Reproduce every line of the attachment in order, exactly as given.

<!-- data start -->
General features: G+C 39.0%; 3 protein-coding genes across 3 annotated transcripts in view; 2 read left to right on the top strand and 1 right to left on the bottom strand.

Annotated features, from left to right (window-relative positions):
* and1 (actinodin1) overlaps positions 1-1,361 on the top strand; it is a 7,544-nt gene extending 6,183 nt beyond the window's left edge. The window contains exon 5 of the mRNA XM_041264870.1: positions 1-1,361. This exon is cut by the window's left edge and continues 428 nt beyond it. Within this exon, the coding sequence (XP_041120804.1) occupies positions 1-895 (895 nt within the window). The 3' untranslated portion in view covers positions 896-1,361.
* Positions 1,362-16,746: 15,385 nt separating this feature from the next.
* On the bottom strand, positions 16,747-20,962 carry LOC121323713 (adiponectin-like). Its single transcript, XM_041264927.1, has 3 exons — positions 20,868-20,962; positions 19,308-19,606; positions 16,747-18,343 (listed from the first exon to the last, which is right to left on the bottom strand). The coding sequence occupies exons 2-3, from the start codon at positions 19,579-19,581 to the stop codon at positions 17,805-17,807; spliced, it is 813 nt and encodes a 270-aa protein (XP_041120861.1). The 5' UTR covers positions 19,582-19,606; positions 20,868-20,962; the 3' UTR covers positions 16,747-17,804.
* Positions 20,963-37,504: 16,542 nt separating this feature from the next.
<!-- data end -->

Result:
General features: G+C 39.0%; 3 protein-coding genes across 3 annotated transcripts in view; 2 read left to right on the top strand and 1 right to left on the bottom strand.

Annotated features, from left to right (window-relative positions):
* and1 (actinodin1) overlaps positions 1-1,361 on the top strand; it is a 7,544-nt gene extending 6,183 nt beyond the window's left edge. The window contains exon 5 of the mRNA XM_041264870.1: positions 1-1,361. This exon is cut by the window's left edge and continues 428 nt beyond it. Within this exon, the coding sequence (XP_041120804.1) occupies positions 1-895 (895 nt within the window). The 3' untranslated portion in view covers positions 896-1,361.
* Positions 1,362-16,746: 15,385 nt separating this feature from the next.
* On the bottom strand, positions 16,747-20,962 carry LOC121323713 (adiponectin-like). Its single transcript, XM_041264927.1, has 3 exons — positions 20,868-20,962; positions 19,308-19,606; positions 16,747-18,343 (listed from the first exon to the last, which is right to left on the bottom strand). The coding sequence occupies exons 2-3, from the start codon at positions 19,579-19,581 to the stop codon at positions 17,805-17,807; spliced, it is 813 nt and encodes a 270-aa protein (XP_041120861.1). The 5' UTR covers positions 19,582-19,606; positions 20,868-20,962; the 3' UTR covers positions 16,747-17,804.
* Positions 20,963-37,504: 16,542 nt separating this feature from the next.